2012-11-29 12:46:18 PM  
1 votes:

sammyk: I am starting to wonder if I will see a guillotine in action in my life time.


If you're over 25 you already have.
2012-11-29 12:34:56 PM  
1 votes:
I am starting to wonder if I will see a guillotine in action in my life time.
2012-11-29 12:29:36 PM  
1 votes:
What I found truly horrible is that I just went "one point eight mil...is that all?"

Used to them getting 50 mil and up a piece.
2012-11-29 11:41:53 AM  
1 votes:

beantowndog: They need that money so they can go out and create all the jobs. You'll see.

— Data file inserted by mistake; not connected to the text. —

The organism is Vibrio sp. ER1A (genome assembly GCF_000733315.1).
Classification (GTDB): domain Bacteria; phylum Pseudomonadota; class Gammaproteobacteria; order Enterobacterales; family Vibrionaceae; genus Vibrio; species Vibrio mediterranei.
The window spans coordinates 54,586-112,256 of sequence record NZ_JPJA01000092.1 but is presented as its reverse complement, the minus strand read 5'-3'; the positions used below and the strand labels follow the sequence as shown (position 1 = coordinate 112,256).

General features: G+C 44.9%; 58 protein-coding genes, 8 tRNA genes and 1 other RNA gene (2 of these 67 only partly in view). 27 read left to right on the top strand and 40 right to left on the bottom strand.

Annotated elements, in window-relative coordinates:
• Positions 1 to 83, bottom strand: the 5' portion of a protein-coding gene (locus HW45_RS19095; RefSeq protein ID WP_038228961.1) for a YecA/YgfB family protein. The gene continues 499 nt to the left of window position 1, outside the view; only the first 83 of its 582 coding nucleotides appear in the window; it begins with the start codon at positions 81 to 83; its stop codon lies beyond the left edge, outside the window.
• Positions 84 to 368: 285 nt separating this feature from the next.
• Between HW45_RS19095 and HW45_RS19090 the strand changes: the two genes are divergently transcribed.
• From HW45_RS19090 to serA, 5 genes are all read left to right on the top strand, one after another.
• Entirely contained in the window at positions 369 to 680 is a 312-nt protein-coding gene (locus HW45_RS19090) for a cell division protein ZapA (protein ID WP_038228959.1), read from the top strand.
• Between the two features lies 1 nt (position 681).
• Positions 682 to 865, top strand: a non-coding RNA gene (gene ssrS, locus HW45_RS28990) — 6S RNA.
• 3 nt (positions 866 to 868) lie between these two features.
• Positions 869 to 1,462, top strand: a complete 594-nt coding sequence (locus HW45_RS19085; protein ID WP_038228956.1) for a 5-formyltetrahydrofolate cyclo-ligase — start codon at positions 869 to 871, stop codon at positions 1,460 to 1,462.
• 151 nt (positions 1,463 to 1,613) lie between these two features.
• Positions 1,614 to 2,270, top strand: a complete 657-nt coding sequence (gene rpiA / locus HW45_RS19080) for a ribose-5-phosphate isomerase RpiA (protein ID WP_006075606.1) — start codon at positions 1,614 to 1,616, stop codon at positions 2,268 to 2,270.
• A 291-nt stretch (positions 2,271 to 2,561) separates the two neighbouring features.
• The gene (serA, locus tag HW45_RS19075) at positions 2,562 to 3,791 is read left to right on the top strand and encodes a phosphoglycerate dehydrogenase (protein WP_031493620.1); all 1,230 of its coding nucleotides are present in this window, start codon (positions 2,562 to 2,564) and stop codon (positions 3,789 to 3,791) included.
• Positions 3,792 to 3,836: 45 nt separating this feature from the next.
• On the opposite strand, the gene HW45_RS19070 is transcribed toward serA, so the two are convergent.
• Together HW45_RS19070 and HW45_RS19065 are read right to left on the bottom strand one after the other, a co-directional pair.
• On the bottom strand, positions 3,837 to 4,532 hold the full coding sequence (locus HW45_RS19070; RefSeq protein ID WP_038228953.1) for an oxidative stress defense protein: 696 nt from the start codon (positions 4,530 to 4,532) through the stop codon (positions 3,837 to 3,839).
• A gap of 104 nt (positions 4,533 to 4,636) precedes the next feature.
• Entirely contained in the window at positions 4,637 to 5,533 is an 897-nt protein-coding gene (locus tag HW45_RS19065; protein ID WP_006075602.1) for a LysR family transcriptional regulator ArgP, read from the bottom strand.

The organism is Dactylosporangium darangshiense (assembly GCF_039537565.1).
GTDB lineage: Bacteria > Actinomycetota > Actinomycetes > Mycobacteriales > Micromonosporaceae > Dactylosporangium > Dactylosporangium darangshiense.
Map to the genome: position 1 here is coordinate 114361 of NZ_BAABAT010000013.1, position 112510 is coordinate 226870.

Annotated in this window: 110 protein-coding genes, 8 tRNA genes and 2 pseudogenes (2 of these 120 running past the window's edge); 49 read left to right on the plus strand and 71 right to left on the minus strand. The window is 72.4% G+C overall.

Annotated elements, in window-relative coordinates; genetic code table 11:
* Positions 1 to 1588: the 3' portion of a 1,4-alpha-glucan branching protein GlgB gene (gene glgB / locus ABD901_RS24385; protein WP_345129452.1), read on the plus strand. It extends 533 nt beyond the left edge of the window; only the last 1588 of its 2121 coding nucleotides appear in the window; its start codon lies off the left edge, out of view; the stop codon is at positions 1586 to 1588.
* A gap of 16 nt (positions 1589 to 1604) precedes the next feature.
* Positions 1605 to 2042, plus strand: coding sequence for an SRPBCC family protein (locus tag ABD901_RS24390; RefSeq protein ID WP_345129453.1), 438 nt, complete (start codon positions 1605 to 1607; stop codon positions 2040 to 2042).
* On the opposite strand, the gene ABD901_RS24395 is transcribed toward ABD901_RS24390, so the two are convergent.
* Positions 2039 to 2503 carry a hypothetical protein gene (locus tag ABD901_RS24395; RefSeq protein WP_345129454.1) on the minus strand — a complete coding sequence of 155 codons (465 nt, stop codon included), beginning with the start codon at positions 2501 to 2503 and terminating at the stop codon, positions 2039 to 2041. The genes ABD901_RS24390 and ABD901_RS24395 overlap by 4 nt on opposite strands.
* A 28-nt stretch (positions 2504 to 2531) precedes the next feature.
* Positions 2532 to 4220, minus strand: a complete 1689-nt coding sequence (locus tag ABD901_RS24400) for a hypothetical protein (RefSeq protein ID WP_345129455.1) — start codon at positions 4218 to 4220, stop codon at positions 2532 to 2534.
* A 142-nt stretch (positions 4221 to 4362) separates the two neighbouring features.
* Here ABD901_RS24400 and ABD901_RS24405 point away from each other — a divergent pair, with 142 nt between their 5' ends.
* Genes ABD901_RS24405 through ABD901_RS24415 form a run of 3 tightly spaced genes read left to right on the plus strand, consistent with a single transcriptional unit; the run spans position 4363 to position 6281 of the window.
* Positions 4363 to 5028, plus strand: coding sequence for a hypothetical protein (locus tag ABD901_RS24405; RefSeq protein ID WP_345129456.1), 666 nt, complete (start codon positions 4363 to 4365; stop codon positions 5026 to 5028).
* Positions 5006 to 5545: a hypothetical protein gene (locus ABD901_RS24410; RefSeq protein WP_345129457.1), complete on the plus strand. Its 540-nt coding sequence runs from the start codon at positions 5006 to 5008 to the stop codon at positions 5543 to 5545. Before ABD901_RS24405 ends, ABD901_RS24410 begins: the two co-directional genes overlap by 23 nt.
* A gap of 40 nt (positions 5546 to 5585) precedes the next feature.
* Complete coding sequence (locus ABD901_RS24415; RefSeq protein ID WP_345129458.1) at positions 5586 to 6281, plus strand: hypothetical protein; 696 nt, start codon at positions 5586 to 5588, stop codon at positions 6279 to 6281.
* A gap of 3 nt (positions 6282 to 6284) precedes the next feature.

Well, think of how many people related to the legal system are continuing/increasing their employment due to these proceedings...
2012-11-29 11:13:35 AM  
1 votes:
I think I'm going to open a business selling pitchforks and torches to these l aid off workers. i'll make a killing.
2012-11-29 10:40:19 AM  
1 votes:

Weaver95: And remember - this is ALL the union's fault!


How does a cupcake company build up $1 billion in debt? DAMN YOU UNIONS!!!!
2012-11-29 10:38:06 AM  
1 votes:

raerae1980: That is BS. Borders Execs tried persuading the judge in our bankruptcy to approve their bonuses. Judge said no. What are the grounds for allowing these bonuses for Hostess execs to be approved?


I'm thinking they achieved exactly what they were hired to do
2012-11-29 10:37:09 AM  
1 votes:
Bunch of farking ding dongs......